Tribute to the Japanese comedian KÔJI YAKUSHO, an actor whose films have had multiple nominations and have gained international recognition: an opportunity to rediscover EUREKA, BABEL, RETRIBUTION, WALKING MY LIFE, not forgetting THE EEL, the second Golden Palm awarded to the director SHOHEI IMAMURA after THE BALLAD OF NARAYAMA. 
The young actress, YU YUN-MI, who was 9 at the time, came with the whole film crew to receive the Grand Prize for WITH A GIRL OF BLACK SOIL by the Korean director JEON SOO-IL.     

2009 | South Korean writer, scriptwriter, director, producer and politician LEE CHANG-DONG made a late but noted appearance in the world of cinema. The Festival paid tribute to him by screening his resolutely politically committed films, from GREEN FISH to SECRET SUNSHINE. He won the Screenplay Prize in Cannes a year later for his film POETRY.
The Indian actress and director NANDITA DAS, who had come to Deauville for the first Festival, returned for the Opening Ceremony of the 11th Festival with her first film as director, FIRAAQ.
The Koreans YANG IK-JUNE and NA HONG-JIN “took festival-goers’ breath away” with BREATHLESS and THE CHASER.

2010 | Tribute to the Philippine BRILLANTE Ma. MENDOZA (THE MASSEUR, SUMMER HEAT, JOHN JOHN, SERVICE, KINATAY, LOLA) for his work which surprises, shocks, and denounces…
The works of LOU YE, bearing the imprint of strength and conviction, braved Chinese censorship and repression to be presented to festival-goers: WEEKEND LOVER, SUZHOU RIVER, PURPLE BUTTERFLY, SUMMER PALACE, SPRING FEVER…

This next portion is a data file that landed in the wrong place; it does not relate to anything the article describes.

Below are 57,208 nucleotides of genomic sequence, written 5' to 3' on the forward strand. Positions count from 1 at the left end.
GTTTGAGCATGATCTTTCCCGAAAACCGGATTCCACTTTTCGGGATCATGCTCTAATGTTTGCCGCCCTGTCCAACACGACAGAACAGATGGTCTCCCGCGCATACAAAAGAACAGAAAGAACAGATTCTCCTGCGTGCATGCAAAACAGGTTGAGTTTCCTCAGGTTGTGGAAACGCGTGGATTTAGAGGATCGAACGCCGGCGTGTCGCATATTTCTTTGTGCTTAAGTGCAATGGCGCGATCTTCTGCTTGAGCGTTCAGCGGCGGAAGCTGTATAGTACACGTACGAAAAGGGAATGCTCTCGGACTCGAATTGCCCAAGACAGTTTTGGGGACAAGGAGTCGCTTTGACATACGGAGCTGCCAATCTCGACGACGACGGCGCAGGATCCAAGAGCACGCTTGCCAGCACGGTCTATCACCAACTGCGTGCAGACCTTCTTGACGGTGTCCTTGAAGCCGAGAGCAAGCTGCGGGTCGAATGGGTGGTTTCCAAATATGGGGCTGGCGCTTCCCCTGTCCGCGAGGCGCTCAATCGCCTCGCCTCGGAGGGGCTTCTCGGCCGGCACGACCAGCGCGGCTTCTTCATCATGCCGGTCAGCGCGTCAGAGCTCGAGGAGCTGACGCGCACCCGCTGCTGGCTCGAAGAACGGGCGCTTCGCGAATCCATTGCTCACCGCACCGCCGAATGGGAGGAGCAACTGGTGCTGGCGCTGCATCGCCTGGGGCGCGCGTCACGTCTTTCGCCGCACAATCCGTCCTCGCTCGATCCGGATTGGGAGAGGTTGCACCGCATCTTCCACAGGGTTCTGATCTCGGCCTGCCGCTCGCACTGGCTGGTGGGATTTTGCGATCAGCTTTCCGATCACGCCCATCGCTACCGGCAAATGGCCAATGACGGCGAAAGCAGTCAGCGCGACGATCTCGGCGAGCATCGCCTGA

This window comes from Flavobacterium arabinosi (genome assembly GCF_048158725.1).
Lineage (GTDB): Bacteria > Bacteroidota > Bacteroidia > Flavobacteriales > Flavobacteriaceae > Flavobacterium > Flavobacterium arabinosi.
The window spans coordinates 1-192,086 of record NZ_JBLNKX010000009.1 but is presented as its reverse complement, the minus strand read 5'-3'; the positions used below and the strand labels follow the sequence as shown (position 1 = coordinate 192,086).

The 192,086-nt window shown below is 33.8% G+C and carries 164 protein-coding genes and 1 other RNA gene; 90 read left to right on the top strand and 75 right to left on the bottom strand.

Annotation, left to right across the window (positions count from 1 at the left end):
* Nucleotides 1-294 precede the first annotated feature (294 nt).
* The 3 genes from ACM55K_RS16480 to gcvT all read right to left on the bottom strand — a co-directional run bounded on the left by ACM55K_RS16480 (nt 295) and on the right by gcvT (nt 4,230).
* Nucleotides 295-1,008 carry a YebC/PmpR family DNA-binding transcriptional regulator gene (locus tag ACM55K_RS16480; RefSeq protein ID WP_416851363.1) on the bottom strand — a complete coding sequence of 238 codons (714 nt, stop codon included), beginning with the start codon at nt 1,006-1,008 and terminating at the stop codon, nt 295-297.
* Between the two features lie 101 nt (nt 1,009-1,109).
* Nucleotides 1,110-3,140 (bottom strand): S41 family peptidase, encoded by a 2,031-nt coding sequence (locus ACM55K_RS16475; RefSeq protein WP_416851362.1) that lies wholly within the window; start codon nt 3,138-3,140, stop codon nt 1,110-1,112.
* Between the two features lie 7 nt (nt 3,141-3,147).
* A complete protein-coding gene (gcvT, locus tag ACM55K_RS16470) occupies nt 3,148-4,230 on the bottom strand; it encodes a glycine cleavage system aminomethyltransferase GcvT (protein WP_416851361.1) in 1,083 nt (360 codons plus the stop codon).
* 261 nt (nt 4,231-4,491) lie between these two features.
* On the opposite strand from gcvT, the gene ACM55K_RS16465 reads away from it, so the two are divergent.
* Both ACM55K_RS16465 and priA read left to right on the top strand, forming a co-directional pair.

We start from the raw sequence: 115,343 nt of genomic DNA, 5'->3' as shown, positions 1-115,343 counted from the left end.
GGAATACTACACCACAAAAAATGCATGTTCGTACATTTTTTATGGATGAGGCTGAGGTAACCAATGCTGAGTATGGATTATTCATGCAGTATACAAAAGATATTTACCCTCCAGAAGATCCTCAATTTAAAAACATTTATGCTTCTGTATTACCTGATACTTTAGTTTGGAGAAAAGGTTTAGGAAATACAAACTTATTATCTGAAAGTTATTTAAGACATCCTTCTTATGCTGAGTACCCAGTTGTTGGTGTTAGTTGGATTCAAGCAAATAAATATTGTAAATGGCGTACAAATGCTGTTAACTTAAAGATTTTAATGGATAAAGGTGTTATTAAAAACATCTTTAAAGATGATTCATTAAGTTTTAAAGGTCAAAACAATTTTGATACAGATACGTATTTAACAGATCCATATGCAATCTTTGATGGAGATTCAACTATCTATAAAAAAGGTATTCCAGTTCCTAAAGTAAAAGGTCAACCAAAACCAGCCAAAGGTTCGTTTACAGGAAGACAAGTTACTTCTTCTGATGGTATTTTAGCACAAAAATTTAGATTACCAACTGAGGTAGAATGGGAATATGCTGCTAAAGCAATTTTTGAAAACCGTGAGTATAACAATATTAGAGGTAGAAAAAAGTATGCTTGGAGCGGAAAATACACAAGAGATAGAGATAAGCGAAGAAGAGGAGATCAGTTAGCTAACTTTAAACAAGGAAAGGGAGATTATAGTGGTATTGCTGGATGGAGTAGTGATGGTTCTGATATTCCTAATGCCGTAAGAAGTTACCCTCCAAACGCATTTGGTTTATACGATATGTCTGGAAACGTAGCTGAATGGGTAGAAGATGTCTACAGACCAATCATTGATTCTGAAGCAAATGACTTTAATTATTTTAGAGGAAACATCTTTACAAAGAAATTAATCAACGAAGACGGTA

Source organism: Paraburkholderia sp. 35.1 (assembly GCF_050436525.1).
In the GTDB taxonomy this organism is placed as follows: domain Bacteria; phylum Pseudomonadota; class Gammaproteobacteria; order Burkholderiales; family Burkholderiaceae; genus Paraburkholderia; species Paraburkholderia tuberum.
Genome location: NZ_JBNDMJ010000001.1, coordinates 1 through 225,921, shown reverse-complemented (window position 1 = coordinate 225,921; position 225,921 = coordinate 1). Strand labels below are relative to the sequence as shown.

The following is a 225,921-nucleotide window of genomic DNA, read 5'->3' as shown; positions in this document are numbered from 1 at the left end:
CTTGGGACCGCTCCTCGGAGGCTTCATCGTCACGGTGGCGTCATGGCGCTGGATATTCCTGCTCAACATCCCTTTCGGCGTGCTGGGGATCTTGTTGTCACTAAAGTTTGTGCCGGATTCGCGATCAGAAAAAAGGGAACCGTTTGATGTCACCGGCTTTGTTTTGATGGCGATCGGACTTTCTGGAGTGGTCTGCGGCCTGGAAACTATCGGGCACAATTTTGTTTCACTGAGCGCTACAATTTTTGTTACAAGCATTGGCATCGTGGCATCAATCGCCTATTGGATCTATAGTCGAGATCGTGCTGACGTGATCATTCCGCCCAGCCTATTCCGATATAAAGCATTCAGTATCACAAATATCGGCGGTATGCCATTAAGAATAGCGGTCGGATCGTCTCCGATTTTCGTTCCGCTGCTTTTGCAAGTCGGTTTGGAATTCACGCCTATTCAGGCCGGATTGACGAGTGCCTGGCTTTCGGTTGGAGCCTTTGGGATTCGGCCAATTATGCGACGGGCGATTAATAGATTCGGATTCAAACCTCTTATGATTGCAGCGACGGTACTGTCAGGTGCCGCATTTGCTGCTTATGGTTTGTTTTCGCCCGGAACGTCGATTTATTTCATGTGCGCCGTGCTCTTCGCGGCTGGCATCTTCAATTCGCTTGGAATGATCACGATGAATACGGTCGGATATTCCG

2011 | 11th March. Admiration for Asia went well beyond cinema, when the Festival determined to pay tribute to the victims of the Fukushima catastrophe. Screening of the entire works of one of the masters of contemporary South Korean cinema, HONG SANG-SOO. From TURNING GATE (2003) to TALE OF CINEMA (2005), he scanned amorous relationships with precision and matured his cinematographic language with each successive film.
After comedy (THE QUIET FAMILY, THE FOUL KING), horror (A TALE OF TWO SISTERS), darkness (A BITTERSWEET LIFE) and the waylaying of codes and genres (THE GOOD, THE BAD, AND THE WEIRD), the South Korean star KIM JI-WOON, to whom the Festival paid tribute, returned to the dark thriller with his 6th feature, I SAW THE DEVIL.